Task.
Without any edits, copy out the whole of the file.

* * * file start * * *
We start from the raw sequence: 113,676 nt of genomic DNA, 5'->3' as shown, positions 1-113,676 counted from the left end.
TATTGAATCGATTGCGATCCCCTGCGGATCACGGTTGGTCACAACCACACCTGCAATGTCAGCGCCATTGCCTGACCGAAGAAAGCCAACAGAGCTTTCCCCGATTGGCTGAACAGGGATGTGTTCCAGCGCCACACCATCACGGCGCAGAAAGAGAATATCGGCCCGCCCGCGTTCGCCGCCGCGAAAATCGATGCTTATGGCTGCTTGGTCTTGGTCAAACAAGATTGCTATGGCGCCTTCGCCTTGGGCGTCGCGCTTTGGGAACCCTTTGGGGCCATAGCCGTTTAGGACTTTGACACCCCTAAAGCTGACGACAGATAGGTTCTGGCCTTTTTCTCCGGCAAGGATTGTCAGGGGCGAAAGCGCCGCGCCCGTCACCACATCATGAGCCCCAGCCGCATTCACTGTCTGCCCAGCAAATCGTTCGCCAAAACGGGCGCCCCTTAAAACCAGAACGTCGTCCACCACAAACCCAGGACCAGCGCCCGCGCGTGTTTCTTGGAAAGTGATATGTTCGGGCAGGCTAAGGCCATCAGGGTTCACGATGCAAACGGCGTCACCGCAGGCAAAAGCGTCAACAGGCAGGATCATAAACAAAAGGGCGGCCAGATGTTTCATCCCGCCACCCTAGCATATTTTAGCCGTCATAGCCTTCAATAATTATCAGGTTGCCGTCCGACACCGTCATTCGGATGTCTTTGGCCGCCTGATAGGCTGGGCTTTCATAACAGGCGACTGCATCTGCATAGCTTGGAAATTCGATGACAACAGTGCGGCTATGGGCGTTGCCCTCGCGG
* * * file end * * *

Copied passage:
We start from the raw sequence: 113,676 nt of genomic DNA, 5'->3' as shown, positions 1-113,676 counted from the left end.
TATTGAATCGATTGCGATCCCCTGCGGATCACGGTTGGTCACAACCACACCTGCAATGTCAGCGCCATTGCCTGACCGAAGAAAGCCAACAGAGCTTTCCCCGATTGGCTGAACAGGGATGTGTTCCAGCGCCACACCATCACGGCGCAGAAAGAGAATATCGGCCCGCCCGCGTTCGCCGCCGCGAAAATCGATGCTTATGGCTGCTTGGTCTTGGTCAAACAAGATTGCTATGGCGCCTTCGCCTTGGGCGTCGCGCTTTGGGAACCCTTTGGGGCCATAGCCGTTTAGGACTTTGACACCCCTAAAGCTGACGACAGATAGGTTCTGGCCTTTTTCTCCGGCAAGGATTGTCAGGGGCGAAAGCGCCGCGCCCGTCACCACATCATGAGCCCCAGCCGCATTCACTGTCTGCCCAGCAAATCGTTCGCCAAAACGGGCGCCCCTTAAAACCAGAACGTCGTCCACCACAAACCCAGGACCAGCGCCCGCGCGTGTTTCTTGGAAAGTGATATGTTCGGGCAGGCTAAGGCCATCAGGGTTCACGATGCAAACGGCGTCACCGCAGGCAAAAGCGTCAACAGGCAGGATCATAAACAAAAGGGCGGCCAGATGTTTCATCCCGCCACCCTAGCATATTTTAGCCGTCATAGCCTTCAATAATTATCAGGTTGCCGTCCGACACCGTCATTCGGATGTCTTTGGCCGCCTGATAGGCTGGGCTTTCATAACAGGCGACTGCATCTGCATAGCTTGGAAATTCGATGACAACAGTGCGGCTATGGGCGTTGCCCTCGCGG